August 2014

Rockies injuries force Arenado into prime lineup spots, and he likes them

Arenado from above

As Rockies third baseman Nolan Arenado was learning the Majors as a rookie last season, manager Walt Weiss said he could see Arenado eventually hitting in the middle of the order. Well, with Carlos Gonzalez, Troy Tulowitzki and Michael Cuddyer all out with injuries, eventually is here.

In 10 games in the prime No. 3 spot, Arenado, 23, is batting .326 (14-for-47 with four doubles, two home runs and six RBIs. Monday night’s game against the Padres was his 11th in the cleanup spot. He entered hitting .257 (9-for-42) with two homers, four doubles and eight RBIs.

Arenado said hitting in such prime spots is comforting, rather than burdensome.

“Growing up, I was always a 3 or 4 hitter, so I go back to those days, slow the game down and try to hit the ball hard,” he said.

Arenado flied out in his first two at-bats Monday. Both were with two on base – with one out in the first and two out in the third.

I’m hitting with more guys on second base with fewer than two outs, or guys on third base,” Arenado said. “At the beginning of the year, I felt like I was always hitting with two outs. I’m just trying to do a job.”

— Thomas Harding

Rockies’ Blackmon getting a chance to work through his slump

blackmon swing
Sometimes when a player commits a major mistake, he draws on the experience of Hall of Famer Cal Ripken Jr. Once after he made a game-losing error, he noted that he was just happy he would have the opportunity to make more such mistakes. It wasn’t that he enjoyed making the mistake. He was just happy the Orioles would keep giving him a chance to play.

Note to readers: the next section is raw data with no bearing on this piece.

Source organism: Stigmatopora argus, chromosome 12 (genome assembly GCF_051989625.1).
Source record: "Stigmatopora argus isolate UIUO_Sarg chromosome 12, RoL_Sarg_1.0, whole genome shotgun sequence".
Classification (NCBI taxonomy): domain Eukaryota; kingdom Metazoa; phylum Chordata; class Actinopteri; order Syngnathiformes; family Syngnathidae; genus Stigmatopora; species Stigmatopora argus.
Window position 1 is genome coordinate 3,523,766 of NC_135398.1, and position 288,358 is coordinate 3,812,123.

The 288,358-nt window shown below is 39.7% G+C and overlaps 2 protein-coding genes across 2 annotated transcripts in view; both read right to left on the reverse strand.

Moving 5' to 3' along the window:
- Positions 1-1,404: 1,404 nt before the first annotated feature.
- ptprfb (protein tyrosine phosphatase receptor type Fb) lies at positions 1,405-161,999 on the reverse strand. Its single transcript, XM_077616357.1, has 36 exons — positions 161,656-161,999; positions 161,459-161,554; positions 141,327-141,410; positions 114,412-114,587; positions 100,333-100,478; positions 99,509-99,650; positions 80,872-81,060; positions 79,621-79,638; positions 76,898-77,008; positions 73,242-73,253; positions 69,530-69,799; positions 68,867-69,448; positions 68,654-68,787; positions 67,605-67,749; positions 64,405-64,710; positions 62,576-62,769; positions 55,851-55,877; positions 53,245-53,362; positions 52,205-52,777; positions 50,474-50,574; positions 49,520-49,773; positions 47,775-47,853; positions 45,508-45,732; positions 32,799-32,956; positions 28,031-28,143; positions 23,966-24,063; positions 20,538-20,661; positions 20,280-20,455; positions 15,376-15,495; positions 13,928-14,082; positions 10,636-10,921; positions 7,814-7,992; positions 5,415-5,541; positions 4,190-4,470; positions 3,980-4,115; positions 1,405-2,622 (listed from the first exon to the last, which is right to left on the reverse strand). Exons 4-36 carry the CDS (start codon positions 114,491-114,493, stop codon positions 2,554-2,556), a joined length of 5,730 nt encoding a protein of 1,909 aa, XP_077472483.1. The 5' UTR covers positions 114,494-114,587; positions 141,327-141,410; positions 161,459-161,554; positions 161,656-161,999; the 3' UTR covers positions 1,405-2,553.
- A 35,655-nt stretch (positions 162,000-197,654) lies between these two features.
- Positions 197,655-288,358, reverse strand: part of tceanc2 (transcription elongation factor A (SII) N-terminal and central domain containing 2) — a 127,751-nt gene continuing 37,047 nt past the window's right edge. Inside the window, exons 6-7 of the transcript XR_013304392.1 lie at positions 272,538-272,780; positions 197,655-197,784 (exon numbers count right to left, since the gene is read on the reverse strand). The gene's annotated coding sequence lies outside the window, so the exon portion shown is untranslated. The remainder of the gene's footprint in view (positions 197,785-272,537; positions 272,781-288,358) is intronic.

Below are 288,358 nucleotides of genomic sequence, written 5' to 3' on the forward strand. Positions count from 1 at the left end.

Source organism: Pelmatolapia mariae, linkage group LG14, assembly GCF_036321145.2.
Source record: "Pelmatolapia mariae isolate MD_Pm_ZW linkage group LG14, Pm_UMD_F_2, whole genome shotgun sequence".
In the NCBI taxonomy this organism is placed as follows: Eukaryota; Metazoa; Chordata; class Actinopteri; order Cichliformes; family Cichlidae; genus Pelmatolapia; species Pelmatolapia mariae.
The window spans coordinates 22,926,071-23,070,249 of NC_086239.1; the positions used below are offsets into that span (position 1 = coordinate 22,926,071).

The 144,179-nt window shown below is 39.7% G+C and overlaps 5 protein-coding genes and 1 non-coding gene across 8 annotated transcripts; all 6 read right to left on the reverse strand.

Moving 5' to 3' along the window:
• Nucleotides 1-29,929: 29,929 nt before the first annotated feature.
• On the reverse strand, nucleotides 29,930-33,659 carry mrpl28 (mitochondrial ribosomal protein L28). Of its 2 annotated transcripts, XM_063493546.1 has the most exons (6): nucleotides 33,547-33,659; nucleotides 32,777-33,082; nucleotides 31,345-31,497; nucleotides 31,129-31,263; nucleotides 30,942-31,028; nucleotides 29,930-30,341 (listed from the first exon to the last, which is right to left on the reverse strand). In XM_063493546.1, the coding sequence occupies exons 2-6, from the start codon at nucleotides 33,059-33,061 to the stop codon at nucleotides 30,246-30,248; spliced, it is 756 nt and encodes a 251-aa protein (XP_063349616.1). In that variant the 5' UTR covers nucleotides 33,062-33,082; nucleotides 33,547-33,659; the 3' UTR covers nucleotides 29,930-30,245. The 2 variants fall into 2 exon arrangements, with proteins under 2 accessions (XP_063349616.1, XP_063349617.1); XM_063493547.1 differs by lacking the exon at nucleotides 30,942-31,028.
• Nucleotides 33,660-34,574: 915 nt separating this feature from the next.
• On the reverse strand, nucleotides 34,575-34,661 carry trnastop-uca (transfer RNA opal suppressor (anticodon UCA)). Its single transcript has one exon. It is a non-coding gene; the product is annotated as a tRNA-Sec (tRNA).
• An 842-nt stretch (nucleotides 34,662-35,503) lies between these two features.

Now Rockies outfielder Charlie Blackmon can identify.

Blackmon entered Monday night’s game against the Padres hitless in his last 10 at-bats and 3-for-33 in August. But he led off the game with an infield single – Padres shortstop Alexi Amarista dove behind second to stop the ball, but didn’t have a play at first – that for all anyone knows could start a reversal of the trend.

In previous years, as Blackmon battled foot injuries and was trying to establish himself in the Majors, he might not have received as many opportunities. A slump could have meant time on the bench or even an option to Triple-A Colorado Springs. But he made his first Opening Day roster this year,
was one of the Majors’ hottest hitters in April, and he was voted by players to the National League All-Star team.

“I did pretty well earlier in the season, and that’s afforded me some opportunities to be able to make the adjustments,” Blackmon said. “Last year, instead of getting to play the next day, you’d have to come off the bench that day and maybe do it again the next day.”

After Blackmon’s hot start, he began seeing more off-speed pitches early in the count. Blackmon was able to fight through that. Now pitchers are varying from pitch to pitch at a level he did not see earlier.

“They’ve mixing it up way more – velocities, locations and all that stuff,” Blackmon said. “It’s not just, ‘I’m going to throw fastballs away until you do something with it.’ It’s in, out, hard, soft, right from the get-go.”

Does being a leadoff man make it easier or harder?

“It depends on how things are going,” Blackmon said. “You always want one more at-bat [than players lower in the order in a particular game]. But sometimes I feel like I want to be able to see how the pitcher is throwing. The first time you see a changeup might be 0-2.”

— Thomas Harding